“About midnight.” This could serve as a lovely cadence for the sermon! Paul and Silas, “about midnight,” instead of whining, they sing. In The Children, David Halberstam tells about the night in 1961 in a Jackson, Mississippi jail. A young civil rights protester with a stunning voice began to sing.  The cells grew quiet, enthralled by James Bevel’s solo.  The white prison guard demanded quiet.  But Bevel sang on.  The guard arrived at the door and asked for the radio:  “No radios allowed in here – you niggers ought to know that.”  Bevel replied, “You ain’t getting the radio – not this one.”  And then he continued singing “The Lord is my Shepherd.”  The guard, uncertain if he felt anger or faith, walked away.

   God opens the prison. Can’t verse 26 be a sermon? “The foundations of the prison were shaken.” Not just Paul and Silas, but all the prisoners! Willie Jennings, in his wise and provocative commentary on Acts, suggests that “the disciples of Jesus cannot escape our necessary confrontation with prisons.” Our society labors under the illusions that prisons make us safe, that prisons are and enforce morality. God overturns all this. Acts 16 questions all systems that overly imprison those who need not be there – like ours. Jesus shows us how people come to be treated as criminals. We serve a God who was unjustly arrested, charged, sentenced and executed.

   The jailer asks, “What must I do to be saved?” He’s kin to the guards at Jesus’ tomb! The door’s open. Did Jesus’ guards get to ask? Paul exits, but he doesn’t scramble away. Jennings: “Paul will not go quietly into freedom.” It’s a matter of justice. Paul demands redress as a Roman citizen. Jennings alludes to Nelson Mandela’s release from decades in jail. F.W. de Klerk informed him suddenly and quietly he’d be taken to Johannesburg and released – a matter of government/PR expediency. Mandela objected. He wanted his release to be public. He sought public dignity. Instead of being taken to Johannesburg, his preference was, “Once I am free, I will look after myself.”

   Ponder the Philippian church. Meeting in the home of relatively wealthy Lydia, we have her, a slave girl, and a middling government official, the jailer – and his wife and children. The Jesus movement fashions churches that cross social boundaries – and then there is a unity in Jesus that the world thinks impossible, which comes into play in our Gospel lection!

   John 17:20-26. Jesus prays for those who have not yet believed! How hopeful. Including… us! Of course, we are thus also the object of his prayer when he asks God his Father the we be one. Denominations cockily divide, sure they are God’s holy guardians of truth – rather Gnostic-like. Jesus-style unity isn’t uniformity. It’s togetherness in difference. God made us different, and delights in difference. Division is on our side, not God’s. Check out my blog on Jesus’ prayer for unity and things Methodist in particular forget when they get ready to split, including great wisdom from Peter Leithart, Francis Schaeffer, Christina Cleveland, “Hillbilly Elegy,” Ephraim Radner, Hans Urs von Balthasar and more!

   Why does unity matter? You can make the case that divided, very different churches offer more open doors for the wide variety of people God seems to have created. Pentecostals for the bodily emotional, Catholics for lovers of order, Greek Orthodox for multi-sensory folks, and so forth. Jesus pinpoints why it matters: “so that the world may know.” Boom. The world won’t know the oneness of God and the intimacy between God and Jesus and thus with us because we are divided, we are the anti-answer to Jesus’ own prayer.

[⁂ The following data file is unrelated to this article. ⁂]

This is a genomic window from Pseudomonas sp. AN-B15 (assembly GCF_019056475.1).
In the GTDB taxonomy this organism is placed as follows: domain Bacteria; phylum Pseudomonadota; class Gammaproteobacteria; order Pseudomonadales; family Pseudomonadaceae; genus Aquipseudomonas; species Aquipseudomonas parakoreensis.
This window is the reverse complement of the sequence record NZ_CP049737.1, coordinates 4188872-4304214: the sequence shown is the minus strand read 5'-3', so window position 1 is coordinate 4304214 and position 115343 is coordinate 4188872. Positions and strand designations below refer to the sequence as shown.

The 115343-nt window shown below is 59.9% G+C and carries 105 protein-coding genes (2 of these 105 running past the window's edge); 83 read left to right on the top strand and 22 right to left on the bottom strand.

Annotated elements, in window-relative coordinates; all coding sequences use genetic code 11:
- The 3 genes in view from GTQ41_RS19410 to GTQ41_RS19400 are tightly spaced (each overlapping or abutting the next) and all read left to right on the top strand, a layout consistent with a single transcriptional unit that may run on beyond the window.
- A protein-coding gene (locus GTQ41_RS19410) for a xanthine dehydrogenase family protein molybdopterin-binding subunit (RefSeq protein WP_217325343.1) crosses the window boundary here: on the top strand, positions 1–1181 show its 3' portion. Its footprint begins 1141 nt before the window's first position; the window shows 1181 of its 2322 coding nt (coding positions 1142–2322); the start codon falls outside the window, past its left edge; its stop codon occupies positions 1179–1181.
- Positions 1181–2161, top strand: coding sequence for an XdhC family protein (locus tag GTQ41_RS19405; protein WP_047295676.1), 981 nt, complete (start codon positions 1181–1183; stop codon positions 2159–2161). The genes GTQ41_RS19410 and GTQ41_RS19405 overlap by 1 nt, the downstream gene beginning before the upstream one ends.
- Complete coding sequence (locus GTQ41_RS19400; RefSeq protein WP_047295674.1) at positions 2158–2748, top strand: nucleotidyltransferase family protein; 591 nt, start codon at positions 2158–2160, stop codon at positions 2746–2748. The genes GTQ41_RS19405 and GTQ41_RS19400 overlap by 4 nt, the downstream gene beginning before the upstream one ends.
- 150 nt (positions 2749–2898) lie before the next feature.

No use going on a rant about all this – except to name the embarrassing sin that division, and our lean toward sides in church life, and invite all of us into a season of confession and repentance, not celebrating our side won or pouting that our side lost, nothing but a mirror image of how it goes with our culture’s idolatry, political ideology.


  Check out my non-leadership leadership book, Weak Enough to Lead.

What can we say June 5? The Day of Pentecost!

    Acts 2:1-21. The RCL adds “or Genesis 11:1-9.” It’s both, at least in all ancient people’s minds. My previous year’s post on Pentecost Sunday has my best thoughts and illustrative material, from St. Francis to Gandalf to Julian the Apostate.  To those thoughts I would add these, which are fresh and making me rethink things…

   We’d best be careful to speak of Pentecost as the “reversal of Babel” – which could imply diversification is a bad thing. God used human guile, pride and overreach to fashion a wonderful tapestry, so Pentecost is less the reversal of Babel but the growing into God’s new way? There is understanding at Pentecost, not sameness. It’s not that everyone suddenly spoke Greek or Aramaic, and certainly not Latin, the language of empire! They kept their own tongues, and stories!

   God clearly delights in diversity and understanding – which today doesn’t happen miraculously in an instant. Understanding, getting the hang of language, and cultures and ways, takes time – and is no less a miracle because of it! Willie Jennings speaks of Acts 2 as “the epicenter of the revolution,” “the revolution of the intimate.” God breaks everybody open so they can be a radical new, welcoming, fully engaged community. Notice it was no grand strategy on the disciples’ part. God just did this. It was uncontrollable – like the wind, with immense if unseen power.